Before they Were Cubs (copy)

Before They Were Cubs by Jack Bales

Not for the first or last time, I have failed as a book reviewer. There are readers and baseball fans who commit themselves to read a new baseball book at the outset of every season. Jack Bales’ new book, “Before They Were the Cubs,” was available in time for spring training this year, but I did not get around to reading it until recently. It is truly a perfect book to start a baseball season with. Not reading it before the season started certainly does not make it a less perfect book, but what a book to whet the appetite of any baseball fan and a must-read for fans of the Chicago Cubs.

Bales is the Reference and Humanities librarian at the University of Mary Washington, so it is not surprising that “Before They Were Cubs” features a tremendous amount of research and an astounding array of newspaper articles and clips of the day. The Cubs’ story begins in the 1860s and the newspaper accounts of the day that are included in the book are pure magic. Not only do they provide a glimpse into the infancy of baseball but they also provide a reminder of how wonderful the newspaper sportswriting was of yore. This entire review could simply be the reprinting of passages such as the opening dispatch from a Cincinnati reporter on a loss to the hated Chicago side in 1870.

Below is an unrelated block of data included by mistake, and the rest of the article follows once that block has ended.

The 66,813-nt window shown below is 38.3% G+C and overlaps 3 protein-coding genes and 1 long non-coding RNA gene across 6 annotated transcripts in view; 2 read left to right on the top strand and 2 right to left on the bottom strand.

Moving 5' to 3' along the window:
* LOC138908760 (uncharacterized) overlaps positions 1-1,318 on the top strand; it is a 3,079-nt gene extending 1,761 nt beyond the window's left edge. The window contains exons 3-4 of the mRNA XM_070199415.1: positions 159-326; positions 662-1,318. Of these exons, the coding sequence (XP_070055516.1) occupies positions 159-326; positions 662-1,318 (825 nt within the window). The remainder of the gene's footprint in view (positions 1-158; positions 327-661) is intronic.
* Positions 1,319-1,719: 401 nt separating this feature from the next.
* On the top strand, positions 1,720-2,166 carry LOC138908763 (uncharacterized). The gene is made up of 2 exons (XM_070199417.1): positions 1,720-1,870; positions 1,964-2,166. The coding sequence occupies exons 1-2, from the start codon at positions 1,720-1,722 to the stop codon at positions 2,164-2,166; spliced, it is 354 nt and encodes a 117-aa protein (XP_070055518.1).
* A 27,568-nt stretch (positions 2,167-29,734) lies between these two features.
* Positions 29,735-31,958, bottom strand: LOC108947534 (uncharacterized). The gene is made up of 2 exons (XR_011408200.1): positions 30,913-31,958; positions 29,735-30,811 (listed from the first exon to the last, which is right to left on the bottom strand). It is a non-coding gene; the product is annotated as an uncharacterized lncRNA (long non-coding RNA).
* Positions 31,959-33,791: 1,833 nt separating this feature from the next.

“We were beaten! We know it, we feel it, but how could we help it? The umpire was against us, the weather was against us, the crowd was against us, the heavens were against us, the weather was against us, the pestilential air of the Chicago river was against us, the Chicago Nine was against us, and last, but not least, the score was against us.



Our gallant boys entered the city where they were doomed to be sacrificed at about eleven o’clock on Wednesday evening, and at once sought their temporary abiding place, the Briggs House. The night was spent by the boys in the arms of the god of sleep, and when the blazing rays of the rising sun burst upon the city of wickedness, not a sound issued from th[ei]r chambers but the labored breathing, indicative of the deepest repose.”

In case you were unable to tell from the above, Chicago and Cincinnati did not care for each other. In that day, baseball teams, especially in the Midwest, were a source of civic pride and beating Cincinnati elevated the city of Chicago to new heights and also launched a love affair between a city and the baseball team that was, in 1902, to become forever the beloved Chicago Cubs.

Drew Gallagher is a freelance reviewer in Spotsylvania County.

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